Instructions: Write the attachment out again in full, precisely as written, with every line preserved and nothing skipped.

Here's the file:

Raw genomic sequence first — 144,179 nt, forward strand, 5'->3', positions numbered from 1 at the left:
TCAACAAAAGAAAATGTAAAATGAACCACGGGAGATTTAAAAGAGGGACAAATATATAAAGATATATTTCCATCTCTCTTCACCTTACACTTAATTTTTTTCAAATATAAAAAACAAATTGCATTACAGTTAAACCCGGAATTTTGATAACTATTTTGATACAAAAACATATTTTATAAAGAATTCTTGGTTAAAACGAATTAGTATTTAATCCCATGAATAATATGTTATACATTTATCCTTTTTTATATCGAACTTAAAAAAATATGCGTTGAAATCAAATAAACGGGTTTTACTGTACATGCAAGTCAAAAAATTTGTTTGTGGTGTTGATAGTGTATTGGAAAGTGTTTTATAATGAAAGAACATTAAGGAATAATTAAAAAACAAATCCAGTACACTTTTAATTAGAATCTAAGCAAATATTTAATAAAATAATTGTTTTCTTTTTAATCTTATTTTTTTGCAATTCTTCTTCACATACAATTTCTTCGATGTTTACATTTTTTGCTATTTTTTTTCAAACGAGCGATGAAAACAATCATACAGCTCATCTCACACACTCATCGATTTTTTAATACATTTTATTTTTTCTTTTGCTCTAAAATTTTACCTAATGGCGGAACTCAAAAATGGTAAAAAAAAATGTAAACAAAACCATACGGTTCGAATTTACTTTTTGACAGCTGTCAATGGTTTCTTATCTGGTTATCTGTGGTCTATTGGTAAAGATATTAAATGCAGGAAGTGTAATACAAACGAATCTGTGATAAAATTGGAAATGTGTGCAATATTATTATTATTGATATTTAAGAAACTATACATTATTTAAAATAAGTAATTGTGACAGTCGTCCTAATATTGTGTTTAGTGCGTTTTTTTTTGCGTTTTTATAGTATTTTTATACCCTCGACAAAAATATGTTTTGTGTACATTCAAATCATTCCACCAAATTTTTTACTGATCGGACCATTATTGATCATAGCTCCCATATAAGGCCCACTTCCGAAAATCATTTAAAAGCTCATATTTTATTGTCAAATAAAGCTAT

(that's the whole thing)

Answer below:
Raw genomic sequence first — 144,179 nt, forward strand, 5'->3', positions numbered from 1 at the left:
TCAACAAAAGAAAATGTAAAATGAACCACGGGAGATTTAAAAGAGGGACAAATATATAAAGATATATTTCCATCTCTCTTCACCTTACACTTAATTTTTTTCAAATATAAAAAACAAATTGCATTACAGTTAAACCCGGAATTTTGATAACTATTTTGATACAAAAACATATTTTATAAAGAATTCTTGGTTAAAACGAATTAGTATTTAATCCCATGAATAATATGTTATACATTTATCCTTTTTTATATCGAACTTAAAAAAATATGCGTTGAAATCAAATAAACGGGTTTTACTGTACATGCAAGTCAAAAAATTTGTTTGTGGTGTTGATAGTGTATTGGAAAGTGTTTTATAATGAAAGAACATTAAGGAATAATTAAAAAACAAATCCAGTACACTTTTAATTAGAATCTAAGCAAATATTTAATAAAATAATTGTTTTCTTTTTAATCTTATTTTTTTGCAATTCTTCTTCACATACAATTTCTTCGATGTTTACATTTTTTGCTATTTTTTTTCAAACGAGCGATGAAAACAATCATACAGCTCATCTCACACACTCATCGATTTTTTAATACATTTTATTTTTTCTTTTGCTCTAAAATTTTACCTAATGGCGGAACTCAAAAATGGTAAAAAAAAATGTAAACAAAACCATACGGTTCGAATTTACTTTTTGACAGCTGTCAATGGTTTCTTATCTGGTTATCTGTGGTCTATTGGTAAAGATATTAAATGCAGGAAGTGTAATACAAACGAATCTGTGATAAAATTGGAAATGTGTGCAATATTATTATTATTGATATTTAAGAAACTATACATTATTTAAAATAAGTAATTGTGACAGTCGTCCTAATATTGTGTTTAGTGCGTTTTTTTTTGCGTTTTTATAGTATTTTTATACCCTCGACAAAAATATGTTTTGTGTACATTCAAATCATTCCACCAAATTTTTTACTGATCGGACCATTATTGATCATAGCTCCCATATAAGGCCCACTTCCGAAAATCATTTAAAAGCTCATATTTTATTGTCAAATAAAGCTAT